President Exempts 10 States from No Child Left Behind Law

By: Associated Press
By: Associated Press

WASHINGTON (AP) -- President Barack Obama says his decision to free 10 states from the No Child Left Behind education law will give the flexibility they need to set high standards for students and hold schools accountable.

Obama spoke Thursday at the White House. He says he's giving 10 states waivers from the strict and sweeping requirements. The states are getting leeway in exchange for promises to improve the way schools teach and evaluate students.

The president says states need to ensure that "every student should have the same opportunity to reach their potential."

Obama says he's acting because Congress failed to update the law, despite widespread agreement it needs to be fixed.

The 10 states are Colorado, Florida, Georgia, Indiana, Kentucky, Massachusetts, Minnesota, New Jersey, Oklahoma and Tennessee.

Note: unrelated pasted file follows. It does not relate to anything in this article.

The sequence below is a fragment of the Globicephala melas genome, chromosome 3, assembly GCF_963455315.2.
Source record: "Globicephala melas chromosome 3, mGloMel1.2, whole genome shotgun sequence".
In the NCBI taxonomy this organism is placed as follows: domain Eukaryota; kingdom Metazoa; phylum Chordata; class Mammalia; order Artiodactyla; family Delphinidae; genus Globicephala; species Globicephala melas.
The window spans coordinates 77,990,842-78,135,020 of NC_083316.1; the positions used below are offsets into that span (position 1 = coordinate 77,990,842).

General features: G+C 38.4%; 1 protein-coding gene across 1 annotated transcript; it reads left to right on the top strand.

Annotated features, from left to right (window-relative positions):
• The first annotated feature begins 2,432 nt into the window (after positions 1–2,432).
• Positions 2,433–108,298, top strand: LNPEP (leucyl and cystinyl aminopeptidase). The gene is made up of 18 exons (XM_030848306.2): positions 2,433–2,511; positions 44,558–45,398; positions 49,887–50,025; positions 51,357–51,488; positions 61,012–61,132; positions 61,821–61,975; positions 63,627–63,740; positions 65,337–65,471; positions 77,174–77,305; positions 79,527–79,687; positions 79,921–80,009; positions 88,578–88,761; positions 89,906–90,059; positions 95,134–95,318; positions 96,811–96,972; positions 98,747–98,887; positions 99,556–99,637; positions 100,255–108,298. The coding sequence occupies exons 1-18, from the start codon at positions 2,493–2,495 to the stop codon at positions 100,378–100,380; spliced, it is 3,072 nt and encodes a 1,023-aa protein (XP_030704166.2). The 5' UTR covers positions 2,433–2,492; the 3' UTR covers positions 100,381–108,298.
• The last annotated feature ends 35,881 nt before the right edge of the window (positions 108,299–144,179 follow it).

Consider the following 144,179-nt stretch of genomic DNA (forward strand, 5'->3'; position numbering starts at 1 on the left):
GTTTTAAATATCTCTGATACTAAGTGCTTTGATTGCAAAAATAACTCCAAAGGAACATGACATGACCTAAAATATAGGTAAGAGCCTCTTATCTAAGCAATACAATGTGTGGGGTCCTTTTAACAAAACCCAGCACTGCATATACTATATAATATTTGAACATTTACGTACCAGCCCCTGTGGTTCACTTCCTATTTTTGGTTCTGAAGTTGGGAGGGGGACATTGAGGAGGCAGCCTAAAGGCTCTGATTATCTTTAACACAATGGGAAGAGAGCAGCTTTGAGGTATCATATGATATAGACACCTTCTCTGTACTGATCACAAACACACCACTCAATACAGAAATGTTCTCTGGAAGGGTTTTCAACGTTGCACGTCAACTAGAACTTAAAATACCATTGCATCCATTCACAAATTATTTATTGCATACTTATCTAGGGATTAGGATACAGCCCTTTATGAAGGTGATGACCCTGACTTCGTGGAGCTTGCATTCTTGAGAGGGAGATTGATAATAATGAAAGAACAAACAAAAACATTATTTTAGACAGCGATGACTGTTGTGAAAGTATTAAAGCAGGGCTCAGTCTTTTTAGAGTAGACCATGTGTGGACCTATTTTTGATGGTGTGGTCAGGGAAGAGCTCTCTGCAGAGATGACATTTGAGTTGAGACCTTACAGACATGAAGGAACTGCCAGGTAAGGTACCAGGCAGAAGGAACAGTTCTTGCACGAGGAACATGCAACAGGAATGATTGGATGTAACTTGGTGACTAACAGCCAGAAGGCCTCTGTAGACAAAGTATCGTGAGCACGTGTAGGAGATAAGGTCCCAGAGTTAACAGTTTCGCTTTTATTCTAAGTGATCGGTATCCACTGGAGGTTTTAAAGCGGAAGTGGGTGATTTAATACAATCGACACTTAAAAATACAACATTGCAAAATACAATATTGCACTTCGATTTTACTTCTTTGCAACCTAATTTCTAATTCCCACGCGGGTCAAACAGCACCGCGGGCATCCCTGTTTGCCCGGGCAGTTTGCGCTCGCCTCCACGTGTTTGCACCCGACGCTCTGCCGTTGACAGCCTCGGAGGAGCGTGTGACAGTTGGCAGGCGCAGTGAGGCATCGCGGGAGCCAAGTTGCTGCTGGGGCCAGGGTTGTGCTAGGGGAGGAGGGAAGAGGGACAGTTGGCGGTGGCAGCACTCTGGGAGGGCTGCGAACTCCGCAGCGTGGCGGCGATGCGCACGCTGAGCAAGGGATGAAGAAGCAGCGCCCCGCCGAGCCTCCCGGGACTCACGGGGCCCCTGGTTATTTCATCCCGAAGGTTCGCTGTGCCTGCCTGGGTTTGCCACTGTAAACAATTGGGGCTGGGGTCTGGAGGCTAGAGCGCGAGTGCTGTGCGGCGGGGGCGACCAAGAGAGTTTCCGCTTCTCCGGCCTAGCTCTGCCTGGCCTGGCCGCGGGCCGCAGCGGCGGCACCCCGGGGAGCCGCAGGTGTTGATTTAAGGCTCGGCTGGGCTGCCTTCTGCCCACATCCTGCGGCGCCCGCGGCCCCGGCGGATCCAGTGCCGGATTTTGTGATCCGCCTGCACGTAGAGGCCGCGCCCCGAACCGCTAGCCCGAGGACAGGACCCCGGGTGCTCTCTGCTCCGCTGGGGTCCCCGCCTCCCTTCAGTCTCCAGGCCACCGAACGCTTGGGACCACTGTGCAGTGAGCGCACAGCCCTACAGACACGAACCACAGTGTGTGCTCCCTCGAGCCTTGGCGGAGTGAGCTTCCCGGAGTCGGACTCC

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  • by Anonymous on Feb 11, 2012 at 07:07 AM
    Maybe the 10 states he freed up the children are smarter than the other 40 states children. They cut education budget every year, it's a wonder we've not back rediscovering the wheel.
  • by Fair Deal?? on Feb 10, 2012 at 05:38 AM
    Why not relieve all 50 states of this responsibility? This seems that every action this government takes is a "Pick & Choose" type deal. The idea that everyone should be treated in honest and fair manner are gone from Washington D.C.!
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